New York’s government unions could lose up to $110 million a year depending on the outcome of an upcoming Supreme Court case that is fighting automatic union due deductions, according to a study released Tuesday.
New York state and local government workers could save at least $112 million a year if a pending U.S. Supreme Court case puts an end to compulsory fee collections for government unions, according to a new report from the Empire Center for Public Policy.
This report provides an overview of the current landscape of union representation, finances, lobbying and political activity in New York State. It concludes with recommendations designed to strengthen the rights of government workers and the oversight of union nances that are ultimately derived from taxpayer-funded salaries.
The U.S. Supreme Court has agreed to hear a case with potentially major implications for New York’s government employee unions—and, ultimately, taxpayers.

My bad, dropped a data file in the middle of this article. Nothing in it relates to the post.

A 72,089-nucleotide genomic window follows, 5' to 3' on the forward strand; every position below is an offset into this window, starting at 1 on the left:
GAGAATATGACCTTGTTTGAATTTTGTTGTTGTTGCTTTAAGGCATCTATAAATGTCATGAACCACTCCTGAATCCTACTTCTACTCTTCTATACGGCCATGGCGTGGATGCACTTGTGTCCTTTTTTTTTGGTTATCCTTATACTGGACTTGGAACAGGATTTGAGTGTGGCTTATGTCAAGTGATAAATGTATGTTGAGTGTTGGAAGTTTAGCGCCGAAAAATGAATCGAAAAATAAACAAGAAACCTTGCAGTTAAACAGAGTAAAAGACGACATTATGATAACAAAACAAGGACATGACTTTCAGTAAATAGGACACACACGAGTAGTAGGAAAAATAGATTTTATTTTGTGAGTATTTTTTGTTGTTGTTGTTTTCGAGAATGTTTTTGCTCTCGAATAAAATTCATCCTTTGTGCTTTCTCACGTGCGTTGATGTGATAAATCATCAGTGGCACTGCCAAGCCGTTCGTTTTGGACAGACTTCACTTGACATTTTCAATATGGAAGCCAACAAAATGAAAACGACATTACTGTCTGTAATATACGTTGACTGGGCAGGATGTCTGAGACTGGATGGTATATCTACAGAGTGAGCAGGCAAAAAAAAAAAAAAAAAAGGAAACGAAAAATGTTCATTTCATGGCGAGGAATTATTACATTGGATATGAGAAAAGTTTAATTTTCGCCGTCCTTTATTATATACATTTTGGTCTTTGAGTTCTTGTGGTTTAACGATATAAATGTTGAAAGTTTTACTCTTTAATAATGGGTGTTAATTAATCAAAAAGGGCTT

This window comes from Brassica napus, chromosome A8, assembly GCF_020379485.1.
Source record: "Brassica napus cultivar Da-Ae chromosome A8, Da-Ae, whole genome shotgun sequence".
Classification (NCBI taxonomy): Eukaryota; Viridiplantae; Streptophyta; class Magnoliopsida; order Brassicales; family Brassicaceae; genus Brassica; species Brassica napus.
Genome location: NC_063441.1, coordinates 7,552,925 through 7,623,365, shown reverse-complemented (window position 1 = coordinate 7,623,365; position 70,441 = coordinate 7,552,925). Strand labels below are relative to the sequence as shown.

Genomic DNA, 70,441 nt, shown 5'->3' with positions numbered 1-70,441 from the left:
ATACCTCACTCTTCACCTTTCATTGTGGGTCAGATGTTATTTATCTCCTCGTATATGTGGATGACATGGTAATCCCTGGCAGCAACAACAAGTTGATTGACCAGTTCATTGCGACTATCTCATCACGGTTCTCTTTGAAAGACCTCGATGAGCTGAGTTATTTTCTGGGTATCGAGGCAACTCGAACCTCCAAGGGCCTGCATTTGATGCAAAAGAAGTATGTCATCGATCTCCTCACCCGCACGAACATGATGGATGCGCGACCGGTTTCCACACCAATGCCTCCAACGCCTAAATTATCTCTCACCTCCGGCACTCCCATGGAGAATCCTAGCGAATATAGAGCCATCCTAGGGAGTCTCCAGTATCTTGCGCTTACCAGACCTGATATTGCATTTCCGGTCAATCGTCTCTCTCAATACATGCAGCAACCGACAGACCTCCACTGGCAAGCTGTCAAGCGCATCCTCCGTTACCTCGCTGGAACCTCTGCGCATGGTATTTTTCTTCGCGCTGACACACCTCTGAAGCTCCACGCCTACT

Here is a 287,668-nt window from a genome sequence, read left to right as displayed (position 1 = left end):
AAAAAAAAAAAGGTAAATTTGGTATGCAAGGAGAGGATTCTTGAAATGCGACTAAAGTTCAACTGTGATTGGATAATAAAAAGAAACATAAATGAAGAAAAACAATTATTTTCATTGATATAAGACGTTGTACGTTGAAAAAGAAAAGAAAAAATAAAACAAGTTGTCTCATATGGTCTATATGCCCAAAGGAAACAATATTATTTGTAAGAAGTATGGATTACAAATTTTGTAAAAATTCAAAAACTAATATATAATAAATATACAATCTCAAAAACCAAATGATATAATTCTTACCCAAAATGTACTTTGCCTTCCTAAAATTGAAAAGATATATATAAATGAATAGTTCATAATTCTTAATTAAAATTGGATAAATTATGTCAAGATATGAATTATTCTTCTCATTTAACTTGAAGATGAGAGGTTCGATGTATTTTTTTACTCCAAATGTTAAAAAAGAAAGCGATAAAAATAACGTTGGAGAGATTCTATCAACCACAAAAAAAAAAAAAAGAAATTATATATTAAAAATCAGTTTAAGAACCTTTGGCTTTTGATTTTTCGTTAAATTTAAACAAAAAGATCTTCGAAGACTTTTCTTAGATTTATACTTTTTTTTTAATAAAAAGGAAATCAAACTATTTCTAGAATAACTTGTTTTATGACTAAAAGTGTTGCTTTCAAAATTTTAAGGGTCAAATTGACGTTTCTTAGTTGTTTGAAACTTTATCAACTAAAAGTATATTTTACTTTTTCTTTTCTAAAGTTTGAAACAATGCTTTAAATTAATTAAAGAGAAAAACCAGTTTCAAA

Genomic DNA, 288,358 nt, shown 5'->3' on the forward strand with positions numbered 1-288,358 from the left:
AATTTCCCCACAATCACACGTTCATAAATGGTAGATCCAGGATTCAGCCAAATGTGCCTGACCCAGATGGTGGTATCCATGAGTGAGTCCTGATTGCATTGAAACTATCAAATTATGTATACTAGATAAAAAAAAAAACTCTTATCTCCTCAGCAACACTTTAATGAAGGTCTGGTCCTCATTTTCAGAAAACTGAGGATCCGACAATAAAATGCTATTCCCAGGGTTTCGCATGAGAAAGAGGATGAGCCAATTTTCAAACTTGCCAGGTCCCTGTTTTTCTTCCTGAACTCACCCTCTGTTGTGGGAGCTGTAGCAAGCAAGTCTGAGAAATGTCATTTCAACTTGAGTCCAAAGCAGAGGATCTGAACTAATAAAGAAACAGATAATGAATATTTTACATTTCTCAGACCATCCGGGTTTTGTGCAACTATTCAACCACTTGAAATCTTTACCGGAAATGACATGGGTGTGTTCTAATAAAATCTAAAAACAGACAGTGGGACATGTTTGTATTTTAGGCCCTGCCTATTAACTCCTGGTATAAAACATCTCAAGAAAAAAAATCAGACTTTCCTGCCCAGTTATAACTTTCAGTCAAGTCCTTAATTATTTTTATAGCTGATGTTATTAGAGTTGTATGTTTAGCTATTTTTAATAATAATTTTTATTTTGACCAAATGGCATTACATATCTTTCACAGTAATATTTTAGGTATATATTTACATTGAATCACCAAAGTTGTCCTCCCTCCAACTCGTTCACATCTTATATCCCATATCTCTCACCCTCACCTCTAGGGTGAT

By an overwhelming margin, the state Assembly has approved a bill designed to partially inoculate New York’s government unions against a potential U.S. Supreme Court ruling ending the unions’ ability to extract dues-like “fees” from employees.
Legislation introduced by the politically potent state Senate Independent Democratic Conference (IDC) with Republican support would scrap a decades-old worker protection and make it more difficult for government employees to change their mind about paying dues to a labor union.
E.J. McMahon, president of the fiscally conservative Empire Center, contended that the state's unions have "a huge and very costly impact on public policy."
He said public salaries and benefits are "basically the tail that wags the public-sector dog. The other half are employed largely in either construction or in health care, both of which are heavily dependent on government subsidies."
Governor Andrew Cuomo and New York's second largest union of state government employees just announced a tentative contract deal that, if ultimately extended to all state workers, could add roughly $1.5 billion in salary costs to New York's budget by fiscal 2019.
Cuomo said the state had agreed to raise salaries for Public Employees Federation (PEF) members by 2 percent a year over three years, or a cumulative 6.12 percent, starting in the current fiscal year.